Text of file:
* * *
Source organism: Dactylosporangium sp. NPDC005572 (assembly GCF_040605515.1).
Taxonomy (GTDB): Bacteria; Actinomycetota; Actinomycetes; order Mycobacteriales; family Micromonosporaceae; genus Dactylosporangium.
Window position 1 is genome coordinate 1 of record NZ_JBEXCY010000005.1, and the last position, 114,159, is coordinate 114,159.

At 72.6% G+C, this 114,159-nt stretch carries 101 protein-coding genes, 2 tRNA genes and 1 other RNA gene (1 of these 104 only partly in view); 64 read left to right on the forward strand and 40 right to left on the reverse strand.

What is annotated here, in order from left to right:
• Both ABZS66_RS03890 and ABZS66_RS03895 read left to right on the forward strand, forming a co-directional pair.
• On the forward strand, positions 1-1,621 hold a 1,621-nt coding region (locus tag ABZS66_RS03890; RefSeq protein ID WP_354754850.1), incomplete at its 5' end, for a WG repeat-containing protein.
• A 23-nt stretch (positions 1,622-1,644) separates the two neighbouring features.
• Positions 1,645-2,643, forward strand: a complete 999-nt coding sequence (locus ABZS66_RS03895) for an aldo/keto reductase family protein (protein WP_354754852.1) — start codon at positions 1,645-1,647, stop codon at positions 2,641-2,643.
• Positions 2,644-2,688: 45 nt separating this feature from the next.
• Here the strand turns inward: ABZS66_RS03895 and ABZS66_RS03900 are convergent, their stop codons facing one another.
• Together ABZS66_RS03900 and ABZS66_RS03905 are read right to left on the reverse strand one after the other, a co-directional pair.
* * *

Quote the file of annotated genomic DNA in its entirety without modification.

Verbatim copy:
Source organism: Dactylosporangium sp. NPDC005572 (assembly GCF_040605515.1).
Taxonomy (GTDB): Bacteria; Actinomycetota; Actinomycetes; order Mycobacteriales; family Micromonosporaceae; genus Dactylosporangium.
Window position 1 is genome coordinate 1 of record NZ_JBEXCY010000005.1, and the last position, 114,159, is coordinate 114,159.

At 72.6% G+C, this 114,159-nt stretch carries 101 protein-coding genes, 2 tRNA genes and 1 other RNA gene (1 of these 104 only partly in view); 64 read left to right on the forward strand and 40 right to left on the reverse strand.

What is annotated here, in order from left to right:
• Both ABZS66_RS03890 and ABZS66_RS03895 read left to right on the forward strand, forming a co-directional pair.
• On the forward strand, positions 1-1,621 hold a 1,621-nt coding region (locus tag ABZS66_RS03890; RefSeq protein ID WP_354754850.1), incomplete at its 5' end, for a WG repeat-containing protein.
• A 23-nt stretch (positions 1,622-1,644) separates the two neighbouring features.
• Positions 1,645-2,643, forward strand: a complete 999-nt coding sequence (locus ABZS66_RS03895) for an aldo/keto reductase family protein (protein WP_354754852.1) — start codon at positions 1,645-1,647, stop codon at positions 2,641-2,643.
• Positions 2,644-2,688: 45 nt separating this feature from the next.
• Here the strand turns inward: ABZS66_RS03895 and ABZS66_RS03900 are convergent, their stop codons facing one another.
• Together ABZS66_RS03900 and ABZS66_RS03905 are read right to left on the reverse strand one after the other, a co-directional pair.